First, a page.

Despite initial deficits compared to the healthy group, participants with a history of concussion experienced greater improvements in both standard tasks and tasks requiring CMI compared to healthy controls following the recovery program. Notably, improvements in movement timing and movement execution variables primarily occurred in individuals who had sustained 2 concussions, while participants who had sustained 1 or 3 or more concussions demonstrated either no improvements or decreased improvements compared to healthy controls. Our findings suggest an important role of number of concussions sustained in the ability to recover performance of complex visuomotor tasks. Multiple concussions have been associated with cognitive and motor deficits, psychiatric impairments, neurodegenerative diseases, and impaired recovery, though most of the literature investigates these effects in athletes [56, 57]. Studies have reported that across the lifespan, prior concussion history is associated with less recovery in athletes compared to athletes sustaining their first concussion . Moreover, history of multiple concussions, generally defined as 2 or more concussions, is associated with altered balance and gait characteristics, in addition to prolonged neurocognitive and symptom recovery, as indicated by larger reaction times and lower memory performance [57, 59,60,61,62]. Impairments associated with multiple concussions in athletes may be due to electrophysiological changes and disrupted communication between brain areas involved in the performance of these tasks. In fact, studies have demonstrated supressed electrophysiological activity in asymptomatic multiple-concussion athletes compared to healthy controls, after adjusting for time since the latest concussion [63, 64]. Similarly, functional connectivity in the anterior default mode network is significantly lower after sustaining multiple concussions compared to sustaining 1 concussion . Though our data demonstrate that improved CMI performance occurs in those with a history of 2 concussions, prior studies do not differentiate between 2 and 3 or more concussions. Our findings support the notion that multiple concussions may impair recovery, as evidenced by diminished visuomotor performance improvements in individuals who sustained 3 or more concussions compared to healthy controls, though we further distinguish that sustaining 1 concussion may result in comparable performance to healthy controls, while 2 concussions may allow the ability to recover performance deficits. Thus, there may be a ‘dose–response’ relationship between the number of concussions and the ability to recover cognitive-motor function. More research is needed in the non-athlete population in order to further support this notion.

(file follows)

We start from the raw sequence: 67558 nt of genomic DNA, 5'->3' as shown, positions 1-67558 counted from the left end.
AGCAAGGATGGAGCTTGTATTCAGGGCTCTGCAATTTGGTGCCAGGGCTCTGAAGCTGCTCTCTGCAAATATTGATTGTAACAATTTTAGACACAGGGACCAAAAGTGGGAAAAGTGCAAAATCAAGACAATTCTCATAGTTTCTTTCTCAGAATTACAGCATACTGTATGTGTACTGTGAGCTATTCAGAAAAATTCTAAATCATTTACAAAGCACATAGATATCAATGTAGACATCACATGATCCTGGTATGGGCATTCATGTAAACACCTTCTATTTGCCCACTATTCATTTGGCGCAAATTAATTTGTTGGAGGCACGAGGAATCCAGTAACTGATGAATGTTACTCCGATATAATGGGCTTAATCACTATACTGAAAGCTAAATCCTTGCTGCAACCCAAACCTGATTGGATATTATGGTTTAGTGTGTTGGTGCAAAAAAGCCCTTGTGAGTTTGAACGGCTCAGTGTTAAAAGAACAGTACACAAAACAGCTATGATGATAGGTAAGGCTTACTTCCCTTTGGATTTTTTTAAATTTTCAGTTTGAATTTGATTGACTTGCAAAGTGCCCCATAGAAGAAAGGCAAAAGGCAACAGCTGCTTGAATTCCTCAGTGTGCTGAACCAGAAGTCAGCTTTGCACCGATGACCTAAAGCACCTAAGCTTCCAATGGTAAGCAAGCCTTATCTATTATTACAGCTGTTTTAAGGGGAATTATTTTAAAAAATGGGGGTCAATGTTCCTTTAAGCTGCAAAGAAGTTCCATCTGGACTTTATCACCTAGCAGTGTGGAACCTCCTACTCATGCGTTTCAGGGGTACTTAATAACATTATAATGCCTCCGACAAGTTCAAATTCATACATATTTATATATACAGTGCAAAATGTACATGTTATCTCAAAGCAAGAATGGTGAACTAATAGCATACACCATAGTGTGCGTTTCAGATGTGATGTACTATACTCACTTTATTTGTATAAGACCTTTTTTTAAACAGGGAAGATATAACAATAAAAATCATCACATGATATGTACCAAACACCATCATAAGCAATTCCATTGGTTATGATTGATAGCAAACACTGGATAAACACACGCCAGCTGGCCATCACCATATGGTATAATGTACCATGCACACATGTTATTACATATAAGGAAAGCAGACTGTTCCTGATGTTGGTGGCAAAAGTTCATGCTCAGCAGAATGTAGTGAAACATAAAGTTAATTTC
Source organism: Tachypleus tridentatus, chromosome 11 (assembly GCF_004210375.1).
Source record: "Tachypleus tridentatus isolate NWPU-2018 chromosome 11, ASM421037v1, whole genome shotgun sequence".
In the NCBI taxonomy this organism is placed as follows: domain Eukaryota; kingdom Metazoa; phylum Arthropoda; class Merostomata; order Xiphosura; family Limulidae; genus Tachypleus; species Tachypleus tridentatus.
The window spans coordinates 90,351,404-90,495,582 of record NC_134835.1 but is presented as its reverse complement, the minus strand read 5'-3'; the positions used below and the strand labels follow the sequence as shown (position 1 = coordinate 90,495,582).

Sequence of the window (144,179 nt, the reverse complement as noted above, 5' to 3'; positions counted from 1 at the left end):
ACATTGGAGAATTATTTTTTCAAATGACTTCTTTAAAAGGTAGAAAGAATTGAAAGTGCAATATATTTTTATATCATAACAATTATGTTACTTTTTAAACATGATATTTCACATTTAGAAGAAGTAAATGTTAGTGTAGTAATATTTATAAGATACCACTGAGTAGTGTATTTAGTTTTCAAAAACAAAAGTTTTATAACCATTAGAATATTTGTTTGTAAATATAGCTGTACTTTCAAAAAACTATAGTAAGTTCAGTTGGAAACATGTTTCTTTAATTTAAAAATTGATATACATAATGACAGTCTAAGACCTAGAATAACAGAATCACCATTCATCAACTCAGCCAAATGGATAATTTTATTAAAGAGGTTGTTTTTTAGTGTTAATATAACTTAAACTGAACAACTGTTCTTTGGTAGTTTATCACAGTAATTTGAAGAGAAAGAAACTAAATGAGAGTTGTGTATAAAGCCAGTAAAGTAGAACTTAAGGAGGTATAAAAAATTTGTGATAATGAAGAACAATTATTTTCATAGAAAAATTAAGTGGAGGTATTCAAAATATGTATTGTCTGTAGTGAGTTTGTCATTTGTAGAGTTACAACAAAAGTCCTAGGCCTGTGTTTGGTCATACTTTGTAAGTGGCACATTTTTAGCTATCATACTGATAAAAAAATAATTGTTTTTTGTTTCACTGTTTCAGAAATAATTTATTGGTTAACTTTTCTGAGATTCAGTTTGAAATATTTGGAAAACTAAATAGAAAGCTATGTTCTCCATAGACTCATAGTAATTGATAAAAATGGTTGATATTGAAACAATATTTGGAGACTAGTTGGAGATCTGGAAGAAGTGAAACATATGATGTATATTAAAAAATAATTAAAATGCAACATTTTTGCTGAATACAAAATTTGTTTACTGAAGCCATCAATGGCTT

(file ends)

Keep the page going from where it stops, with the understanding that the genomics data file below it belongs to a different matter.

Sex-related differences and an effect of age were observed in this study. After concussion history and age were adjusted for, male movement times in the standard and CMI conditions improved to a lesser extent than female movement times. This is consistent with a previous study from our group demonstrating that males performed worse in a CMI task . Furthermore, previous studies have observed that both CMI and standard tasks evoke a notably more bilateral pattern of activity in premotor and parietal regions in women compared to men, though in CMI tasks, men have greater lateral sulcus activity than women [8, 22]. Thus, differences in brain activation patterns may contribute to observed differences in the current study, though it is also likely that since males typically perform worse in visuomotor tasks, there is the potential for stronger recovery on CMI measures in females compared to males.
Finally, in the CMI condition, aging was associated with a greater improvement in performance. Though visuomotor performance declines are typically associated with aging [41, 43, 44], our study investigated performance in young to working-aged adults. Therefore, performance declines would not be expected to occur with age in this group. In younger age groups, adolescents demonstrate improved performance in CMI tasks compared to children (11–12 years old) and young children (8–10 years old) . Moreover, children and adolescents with concussion history perform worse than young adults with concussion history . Taken together, the evidence suggests that visuomotor performance follows an inverted U-shaped curve in aging, during which growing and aging brains are neurologically more fragile for executing CMI tasks. This may explain the mechanism underlying the improvement associated with age in the current study: younger participants’ brain networks were more fragile than older ones. Thus, working-aged adults in this study may have stronger networks controlling the performance of complex, rule-based movements, and this may underlie the greater improvements seen with age.